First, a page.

Persistent and episodic impairments

A nurse case manager or adjudicator may request a functional assessment of an individual with a persistent impairment. A nurse case manager or adjudicator will not request a functional assessment of an individual who has only episodic impairments.

Multiple functional impairments

If a nurse case manager or adjudicator decides that more than one of the functions necessary for driving needs to be assessed, the nurse case manager or adjudicator will request functional assessments in the following order:

  • Assessments of cognitive function,
  • Assessments of sensory function, and
  • Assessments of motor function.

If the results of an assessment indicate that an individual’s cognitive, sensory or motor function is impaired to the extent that the individual presents a high degree of risk to public safety when driving the types of motor vehicles allowed under the class of licence held or applied for, the nurse case manager or adjudicator will make a driver fitness determination without requesting further assessments of the other functions necessary for driving.

Multiple medical conditions

If an individual has multiple medical conditions that result in a cumulative or combined effect on the functions necessary for driving such that the medical conditions cannot be considered individually or independently, a nurse case manager or adjudicator will request functional assessments of each function that may be impaired, even if the medical condition guidelines for each identified medical condition indicate that the individual is fit to drive.

Policy rationale

Consistent with RoadSafetyBC’s functional approach to driving fitness, a nurse case manager or adjudicator will request an assessment of an individual’s functional ability to drive whenever that information is necessary in order to make a driving fitness determination.

Persistent and episodic impairments

Whether or not a functional assessment is appropriate depends upon the type of impairment. Because persistent impairments are measurable, testable and observable, it is possible to assess an individual’s functional ability to drive through observation by a physician or other health care practitioner or an OT or driver rehabilitation specialist. Because episodic impairments are not measurable or testable, RoadSafetyBC cannot functionally assess how the impairment impacts an individual’s ability to drive.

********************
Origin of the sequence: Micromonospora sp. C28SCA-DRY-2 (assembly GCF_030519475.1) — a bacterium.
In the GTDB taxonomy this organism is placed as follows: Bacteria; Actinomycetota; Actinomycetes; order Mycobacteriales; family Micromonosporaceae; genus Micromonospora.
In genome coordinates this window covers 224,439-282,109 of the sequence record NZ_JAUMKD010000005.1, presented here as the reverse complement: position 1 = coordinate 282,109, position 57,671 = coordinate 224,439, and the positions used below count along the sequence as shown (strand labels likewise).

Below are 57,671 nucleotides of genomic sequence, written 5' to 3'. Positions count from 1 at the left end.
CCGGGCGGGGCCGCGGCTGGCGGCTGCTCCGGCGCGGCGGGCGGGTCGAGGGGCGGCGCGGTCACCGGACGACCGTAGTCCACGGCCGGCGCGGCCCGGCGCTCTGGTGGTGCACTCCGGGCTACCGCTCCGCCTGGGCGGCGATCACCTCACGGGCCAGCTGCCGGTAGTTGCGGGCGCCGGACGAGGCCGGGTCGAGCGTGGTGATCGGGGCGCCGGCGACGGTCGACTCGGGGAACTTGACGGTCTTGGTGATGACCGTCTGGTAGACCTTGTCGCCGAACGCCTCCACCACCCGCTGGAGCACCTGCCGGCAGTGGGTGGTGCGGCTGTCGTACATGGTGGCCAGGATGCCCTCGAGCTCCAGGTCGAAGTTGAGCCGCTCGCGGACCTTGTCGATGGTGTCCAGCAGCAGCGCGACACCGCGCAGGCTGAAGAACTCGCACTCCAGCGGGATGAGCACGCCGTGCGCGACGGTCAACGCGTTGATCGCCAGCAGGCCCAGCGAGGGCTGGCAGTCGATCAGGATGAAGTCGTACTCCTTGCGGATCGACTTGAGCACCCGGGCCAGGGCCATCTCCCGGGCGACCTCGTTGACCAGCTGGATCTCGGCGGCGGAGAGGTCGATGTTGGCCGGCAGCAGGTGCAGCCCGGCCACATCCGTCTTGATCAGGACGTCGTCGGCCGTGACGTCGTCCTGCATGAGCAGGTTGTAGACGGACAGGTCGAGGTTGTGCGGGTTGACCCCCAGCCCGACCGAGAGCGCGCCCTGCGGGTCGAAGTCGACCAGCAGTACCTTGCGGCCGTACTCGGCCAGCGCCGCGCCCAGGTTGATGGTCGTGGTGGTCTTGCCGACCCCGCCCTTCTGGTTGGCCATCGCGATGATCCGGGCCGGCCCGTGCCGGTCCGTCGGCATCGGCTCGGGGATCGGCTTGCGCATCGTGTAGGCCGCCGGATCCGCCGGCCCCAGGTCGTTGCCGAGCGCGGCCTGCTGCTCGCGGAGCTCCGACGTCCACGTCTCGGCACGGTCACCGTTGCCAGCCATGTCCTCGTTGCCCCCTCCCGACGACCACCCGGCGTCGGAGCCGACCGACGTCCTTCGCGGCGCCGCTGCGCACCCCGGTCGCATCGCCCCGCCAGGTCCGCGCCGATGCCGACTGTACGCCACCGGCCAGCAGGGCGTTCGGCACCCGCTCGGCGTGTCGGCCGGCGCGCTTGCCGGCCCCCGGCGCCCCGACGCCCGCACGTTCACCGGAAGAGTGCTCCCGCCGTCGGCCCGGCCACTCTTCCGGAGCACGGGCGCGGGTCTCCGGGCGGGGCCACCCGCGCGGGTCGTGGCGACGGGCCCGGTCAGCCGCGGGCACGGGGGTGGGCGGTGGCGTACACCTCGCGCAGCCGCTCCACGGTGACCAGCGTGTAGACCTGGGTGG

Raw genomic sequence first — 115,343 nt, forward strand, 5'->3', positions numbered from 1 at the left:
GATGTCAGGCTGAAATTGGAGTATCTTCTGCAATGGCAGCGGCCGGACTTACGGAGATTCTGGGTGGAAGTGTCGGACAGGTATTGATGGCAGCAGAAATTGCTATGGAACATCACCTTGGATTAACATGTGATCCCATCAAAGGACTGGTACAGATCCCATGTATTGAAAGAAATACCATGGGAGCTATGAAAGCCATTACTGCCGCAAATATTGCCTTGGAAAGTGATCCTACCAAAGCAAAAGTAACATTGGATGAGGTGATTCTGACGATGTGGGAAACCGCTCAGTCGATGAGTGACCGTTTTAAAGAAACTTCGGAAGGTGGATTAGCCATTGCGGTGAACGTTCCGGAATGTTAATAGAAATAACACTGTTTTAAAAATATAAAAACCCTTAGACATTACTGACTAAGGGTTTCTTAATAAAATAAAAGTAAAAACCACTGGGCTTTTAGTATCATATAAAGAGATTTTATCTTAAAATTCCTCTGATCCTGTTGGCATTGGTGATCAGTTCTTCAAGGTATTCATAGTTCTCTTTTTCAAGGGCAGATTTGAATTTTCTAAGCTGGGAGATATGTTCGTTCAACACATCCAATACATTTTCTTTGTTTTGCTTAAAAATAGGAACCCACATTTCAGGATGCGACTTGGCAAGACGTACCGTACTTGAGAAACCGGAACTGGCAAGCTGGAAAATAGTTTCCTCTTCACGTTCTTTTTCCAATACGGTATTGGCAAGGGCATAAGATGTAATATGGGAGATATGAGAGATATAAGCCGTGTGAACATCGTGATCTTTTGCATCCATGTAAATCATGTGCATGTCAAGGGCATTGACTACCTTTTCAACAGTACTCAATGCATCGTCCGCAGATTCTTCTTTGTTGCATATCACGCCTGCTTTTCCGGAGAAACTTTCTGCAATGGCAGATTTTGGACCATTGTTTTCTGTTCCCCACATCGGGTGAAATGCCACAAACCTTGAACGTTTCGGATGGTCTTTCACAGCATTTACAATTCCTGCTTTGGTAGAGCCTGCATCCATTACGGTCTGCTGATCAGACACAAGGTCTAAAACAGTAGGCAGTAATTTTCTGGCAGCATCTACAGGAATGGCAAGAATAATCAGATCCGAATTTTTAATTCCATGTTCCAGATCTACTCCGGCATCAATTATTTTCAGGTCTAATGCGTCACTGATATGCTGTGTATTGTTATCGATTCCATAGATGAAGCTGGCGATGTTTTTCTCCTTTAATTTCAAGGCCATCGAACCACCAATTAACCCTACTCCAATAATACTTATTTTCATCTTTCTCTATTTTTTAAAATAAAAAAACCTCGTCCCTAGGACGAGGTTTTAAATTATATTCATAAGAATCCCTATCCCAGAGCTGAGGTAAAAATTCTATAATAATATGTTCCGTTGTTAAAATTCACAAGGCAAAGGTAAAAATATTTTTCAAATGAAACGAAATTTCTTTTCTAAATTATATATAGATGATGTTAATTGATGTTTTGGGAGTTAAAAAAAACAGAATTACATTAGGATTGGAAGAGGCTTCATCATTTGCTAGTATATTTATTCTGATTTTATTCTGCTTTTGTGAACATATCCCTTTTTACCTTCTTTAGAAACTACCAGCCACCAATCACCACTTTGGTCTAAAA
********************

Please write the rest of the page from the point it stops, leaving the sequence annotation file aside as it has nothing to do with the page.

Multiple functional impairments

Some individuals may have impairments to more than one of the functions necessary for driving. In this situation, a nurse case manager or adjudicator prioritizes requests for functional assessments based on the functions that may be impaired. Because there are assessment tools available to specifically measure cognitive impairment as it relates to driving, if an individual’s cognitive function may be impaired a nurse case manager or adjudicator will assess that function first. Sensory functions are assessed next, followed by motor functions. If an assessment indicates that a function is impaired, a driver is not fit to drive and there is no need to continue with further assessments of the other functions that may be impaired.

Multiple medical conditions

The impact of multiple medical conditions on functional ability to drive is very important when making determinations about fitness to drive.

Research results indicate that drivers with multiple medical conditions are, in general, at higher risk for crashes and at-fault crashes than those with a single medical condition.

The medical condition chapters in Part 3 of this Manual each focus on a single medical condition, e.g. cardiovascular disease, and the guidelines are written as if an individual only had one medical condition. This is because the number of combinations of illnesses and medications is simply too large to make reliable and valid driving guidelines that could support making decisions about driving fitness for specific individuals.

This means that the medical condition guidelines cannot always be relied upon in order to make a driver fitness determination for an individual with more than one medical condition. While the guidelines for each individual medical condition may indicate that the driver is fit to drive, if the medical conditions have a cumulative effect on the functional ability to drive, the individual may, in fact, not be fit. Therefore, RoadSafetyBC always requests functional assessments of individuals with multiple medical conditions that cannot be considered independently, unless the medical condition guidelines for any of the identified medical conditions clearly indicate that the individual is not fit to drive.